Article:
NEW YORK (CBSNewYork) –– With 11 days left before a potential Long Island Rail Road strike, Congress said Wednesday it will not intervene to prevent the walk out of 5,400 union workers.
Metropolitan Transportation Authority chairman Thomas Prendergast met with members of the New York delegation Wednesday to see if Congress would step in if an agreement is not reached by the July 20 deadline.READ MORE: FBI: Suspect Killed During Kidnapping Investigation At Leonia Apartment Complex
But as CBS 2’s Marcia Kramer reported from Washington, Congress had two words for the unions, the MTA and the other officials looking to them for a solution: no dice.
“For anyone to be looking for a silver bullet from Congress, they would be making a big mistake,” said U.S. Rep. Peter King, R-N.Y. “This is a ultimately a state responsibility to resolve within the state, and we’re not going to do anything to interfere with the negotiating process whatsoever.”
King said Congress simply cannot offer a “magic solution,” and added that if Congress does get involved, many members voting on the outcome have no connection to New York.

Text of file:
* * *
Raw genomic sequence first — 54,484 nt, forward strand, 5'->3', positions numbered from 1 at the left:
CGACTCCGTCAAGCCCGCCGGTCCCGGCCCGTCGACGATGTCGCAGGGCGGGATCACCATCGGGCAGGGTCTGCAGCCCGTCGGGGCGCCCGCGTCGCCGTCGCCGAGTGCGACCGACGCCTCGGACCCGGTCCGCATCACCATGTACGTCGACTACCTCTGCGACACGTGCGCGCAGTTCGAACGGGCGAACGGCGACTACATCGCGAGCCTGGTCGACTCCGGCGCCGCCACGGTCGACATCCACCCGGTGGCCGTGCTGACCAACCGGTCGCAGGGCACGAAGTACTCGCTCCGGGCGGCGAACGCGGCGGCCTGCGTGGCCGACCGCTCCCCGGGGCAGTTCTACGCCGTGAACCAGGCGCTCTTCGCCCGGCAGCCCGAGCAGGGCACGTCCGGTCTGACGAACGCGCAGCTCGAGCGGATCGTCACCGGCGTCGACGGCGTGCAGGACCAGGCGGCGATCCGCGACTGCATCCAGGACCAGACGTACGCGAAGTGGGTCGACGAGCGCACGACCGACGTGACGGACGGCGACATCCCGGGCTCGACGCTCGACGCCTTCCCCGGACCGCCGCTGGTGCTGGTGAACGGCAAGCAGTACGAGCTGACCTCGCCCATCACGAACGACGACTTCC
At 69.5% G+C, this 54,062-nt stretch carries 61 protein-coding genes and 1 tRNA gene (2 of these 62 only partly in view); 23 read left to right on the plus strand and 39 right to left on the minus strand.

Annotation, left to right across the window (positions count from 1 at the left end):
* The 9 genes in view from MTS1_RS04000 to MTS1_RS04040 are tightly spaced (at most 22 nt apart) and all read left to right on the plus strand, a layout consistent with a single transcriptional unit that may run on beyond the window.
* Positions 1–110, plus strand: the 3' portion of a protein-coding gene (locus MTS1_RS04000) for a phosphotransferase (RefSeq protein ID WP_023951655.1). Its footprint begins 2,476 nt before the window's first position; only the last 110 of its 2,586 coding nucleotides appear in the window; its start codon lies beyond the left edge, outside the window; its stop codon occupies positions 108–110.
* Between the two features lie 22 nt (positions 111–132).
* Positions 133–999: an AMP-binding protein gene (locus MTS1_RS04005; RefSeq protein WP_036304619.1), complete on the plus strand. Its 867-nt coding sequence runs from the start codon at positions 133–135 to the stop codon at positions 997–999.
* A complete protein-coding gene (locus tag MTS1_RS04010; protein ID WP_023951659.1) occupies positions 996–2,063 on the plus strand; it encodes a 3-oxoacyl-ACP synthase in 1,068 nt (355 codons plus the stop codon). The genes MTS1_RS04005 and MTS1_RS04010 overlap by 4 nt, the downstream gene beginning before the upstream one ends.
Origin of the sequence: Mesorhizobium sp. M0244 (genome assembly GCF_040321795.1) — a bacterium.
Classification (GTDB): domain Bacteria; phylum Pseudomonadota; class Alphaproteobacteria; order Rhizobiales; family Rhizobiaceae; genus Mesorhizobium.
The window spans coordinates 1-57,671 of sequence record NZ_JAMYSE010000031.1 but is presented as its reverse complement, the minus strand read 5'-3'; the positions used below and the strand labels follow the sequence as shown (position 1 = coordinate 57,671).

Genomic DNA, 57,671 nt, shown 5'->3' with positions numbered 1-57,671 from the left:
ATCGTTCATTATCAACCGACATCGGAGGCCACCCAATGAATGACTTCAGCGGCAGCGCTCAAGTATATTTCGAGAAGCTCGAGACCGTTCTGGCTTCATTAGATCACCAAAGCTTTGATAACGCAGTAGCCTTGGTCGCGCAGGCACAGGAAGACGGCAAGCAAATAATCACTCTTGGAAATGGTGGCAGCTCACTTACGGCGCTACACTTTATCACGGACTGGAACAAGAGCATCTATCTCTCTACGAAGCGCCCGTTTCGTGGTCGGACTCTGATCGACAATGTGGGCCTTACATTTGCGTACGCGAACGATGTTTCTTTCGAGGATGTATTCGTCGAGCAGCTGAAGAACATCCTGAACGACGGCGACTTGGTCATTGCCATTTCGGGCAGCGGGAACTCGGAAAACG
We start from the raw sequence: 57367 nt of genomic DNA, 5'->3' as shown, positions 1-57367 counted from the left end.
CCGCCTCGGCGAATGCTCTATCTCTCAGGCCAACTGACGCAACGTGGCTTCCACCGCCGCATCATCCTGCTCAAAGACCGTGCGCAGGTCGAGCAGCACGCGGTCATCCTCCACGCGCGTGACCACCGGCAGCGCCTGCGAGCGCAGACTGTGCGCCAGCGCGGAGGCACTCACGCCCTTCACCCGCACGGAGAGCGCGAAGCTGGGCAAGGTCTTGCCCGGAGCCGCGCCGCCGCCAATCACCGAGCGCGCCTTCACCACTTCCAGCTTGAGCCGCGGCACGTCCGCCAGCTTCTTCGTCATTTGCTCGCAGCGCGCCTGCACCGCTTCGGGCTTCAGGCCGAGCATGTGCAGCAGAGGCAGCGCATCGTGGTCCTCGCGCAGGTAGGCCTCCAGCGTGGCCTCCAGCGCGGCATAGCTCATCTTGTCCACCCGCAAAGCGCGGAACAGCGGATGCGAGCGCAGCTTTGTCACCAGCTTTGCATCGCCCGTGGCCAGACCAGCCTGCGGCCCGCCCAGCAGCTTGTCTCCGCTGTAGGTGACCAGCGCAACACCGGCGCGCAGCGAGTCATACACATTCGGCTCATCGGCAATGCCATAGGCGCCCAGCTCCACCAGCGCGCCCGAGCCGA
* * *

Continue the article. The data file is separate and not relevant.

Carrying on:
“If it did get into Congress, then you’re talking about 435 members of Congress, most of whom have no connection whatsoever to the Long Island Rail Road — states like Arkansas, Mississippi, Tennessee,” he said. “The last thing that anyone from New York should want is to have people from these states writing a labor management agreement for New York state.”
Indeed, Republicans and Democrats alike spoke as one voice as they said the dispute was not Congress’ problem.
“A congressional solution is not an option,” added U.S. Rep. Charles Rangel, D-N.Y.
They instead urged the MTA and the unions to return to the bargaining table.
“We will be demanding that the union present a counter offer tomorrow. We are demanding that the MTA be at that meeting and receive that counter offer. We are demanding that both the MTA and the unions negotiate and get this solved quickly,” said U.S. Rep. Steve Israel, D-N.Y.
Talks were scheduled to resume on Thursday at noon. The two sides held negotiations on Tuesday, but failed to reach an agreement.
“They had a three-hour meeting yesterday between the MTA and the unions that the MTA president chose not attend,” Rep. Israel told WCBS 880’s Marla Diamond. “And now being here in Washington D.C., I think is misguided and going in the wrong direction.”